If you jump the gun too early and purchase a tool that your department isn’t equipped to handle or work with and then look for a provider, you’re only creating more ambiguity and complication. You’re better off letting them work with tools they’re already familiar with and adapting to your organization instead of adapting to the tool. One is more effective than the other.

Choosing The Right Partner

If Chris could sum up the process for finding a good provider, he says “avoid buzzword bingo.”

Too many providers lean on buzzwords to market their services or products - AI, machine learning, “proprietary systems.” But it hardly provides clarity into how they work, the intelligence they use and their processes. Any partner that offers automation as a benefit is worth additional scrutiny. “If an organization is just using machines, or a system,” Chris says, “then they can’t, for example, look at malware from an analysis standpoint.”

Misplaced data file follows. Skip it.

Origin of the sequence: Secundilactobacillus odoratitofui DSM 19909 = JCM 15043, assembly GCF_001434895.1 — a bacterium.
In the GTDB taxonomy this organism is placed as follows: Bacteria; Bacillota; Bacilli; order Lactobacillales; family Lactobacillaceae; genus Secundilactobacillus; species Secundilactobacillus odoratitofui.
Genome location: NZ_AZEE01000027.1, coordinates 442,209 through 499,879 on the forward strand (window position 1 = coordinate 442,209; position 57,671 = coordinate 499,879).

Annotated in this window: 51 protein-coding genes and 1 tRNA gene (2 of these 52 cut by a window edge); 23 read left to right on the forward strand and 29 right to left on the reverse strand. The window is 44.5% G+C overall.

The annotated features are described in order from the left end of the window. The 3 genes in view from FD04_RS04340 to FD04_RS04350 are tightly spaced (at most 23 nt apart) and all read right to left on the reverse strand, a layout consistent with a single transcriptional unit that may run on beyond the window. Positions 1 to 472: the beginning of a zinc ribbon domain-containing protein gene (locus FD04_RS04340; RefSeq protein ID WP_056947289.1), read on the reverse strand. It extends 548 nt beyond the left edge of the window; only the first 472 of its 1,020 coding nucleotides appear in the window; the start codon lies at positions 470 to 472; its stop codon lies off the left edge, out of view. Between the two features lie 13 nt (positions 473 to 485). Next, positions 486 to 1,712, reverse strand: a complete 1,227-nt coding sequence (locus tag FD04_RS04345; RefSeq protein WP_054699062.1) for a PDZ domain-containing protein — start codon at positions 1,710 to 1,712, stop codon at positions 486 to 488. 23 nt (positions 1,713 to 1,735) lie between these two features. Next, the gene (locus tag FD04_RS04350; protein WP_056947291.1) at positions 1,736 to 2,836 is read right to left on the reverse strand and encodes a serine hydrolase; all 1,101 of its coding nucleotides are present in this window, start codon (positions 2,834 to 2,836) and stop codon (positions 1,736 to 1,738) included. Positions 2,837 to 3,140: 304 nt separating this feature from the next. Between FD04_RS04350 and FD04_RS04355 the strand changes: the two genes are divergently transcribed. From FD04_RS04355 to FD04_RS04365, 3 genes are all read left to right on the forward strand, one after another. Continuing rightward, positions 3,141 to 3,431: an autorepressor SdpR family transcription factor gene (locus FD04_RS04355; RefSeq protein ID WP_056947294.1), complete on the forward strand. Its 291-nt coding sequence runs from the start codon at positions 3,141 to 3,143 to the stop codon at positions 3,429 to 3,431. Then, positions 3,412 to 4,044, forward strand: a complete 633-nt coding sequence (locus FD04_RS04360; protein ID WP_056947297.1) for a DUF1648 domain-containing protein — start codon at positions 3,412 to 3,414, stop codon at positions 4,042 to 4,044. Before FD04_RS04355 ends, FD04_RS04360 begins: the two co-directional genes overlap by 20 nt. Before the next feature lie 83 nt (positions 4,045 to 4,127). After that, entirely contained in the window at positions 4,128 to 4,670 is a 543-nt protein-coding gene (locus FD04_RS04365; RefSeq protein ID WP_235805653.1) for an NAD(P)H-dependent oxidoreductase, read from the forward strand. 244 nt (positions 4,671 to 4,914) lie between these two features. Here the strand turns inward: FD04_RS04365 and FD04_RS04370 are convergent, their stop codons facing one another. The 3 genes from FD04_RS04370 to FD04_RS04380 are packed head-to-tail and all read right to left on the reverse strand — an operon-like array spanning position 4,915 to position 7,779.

A human team is essential for analyzing new threats, learning from events and compromises, finding patterns, understanding how hashes are applied, reverse engineering malware, threat hunting, finding more attack vectors, and preventing any lateral movement. Currently, there’s no technology that replaces this.

Chris recommends taking a back to basics approach, speaking to the experts of a potential partner (not just sales representatives), asking for a proof of concept, and references. “Make them show the work,” he says. Understanding your partner is just important as understanding your own organization.

Knowing When You Need Help

As your security department matures, it’s inevitable that your attack surface expands and your security needs increase - so you’ll need some help. Whether that’s because of a new tool, required skillsets, or because you now need 24/7 monitoring. The decision isn’t whether or not to take on a partner but in what way - will you provide 50% of what’s needed, 20%, 80%? 

Assessing your own department is the first step towards finding the right partner and one that will be most effective in protecting your company.

Find out how Trustwave’s team of MDR experts can help your organization protect itself against even the most advanced threats. 

Evan Sharenow is the content marketing manager at Trustwave.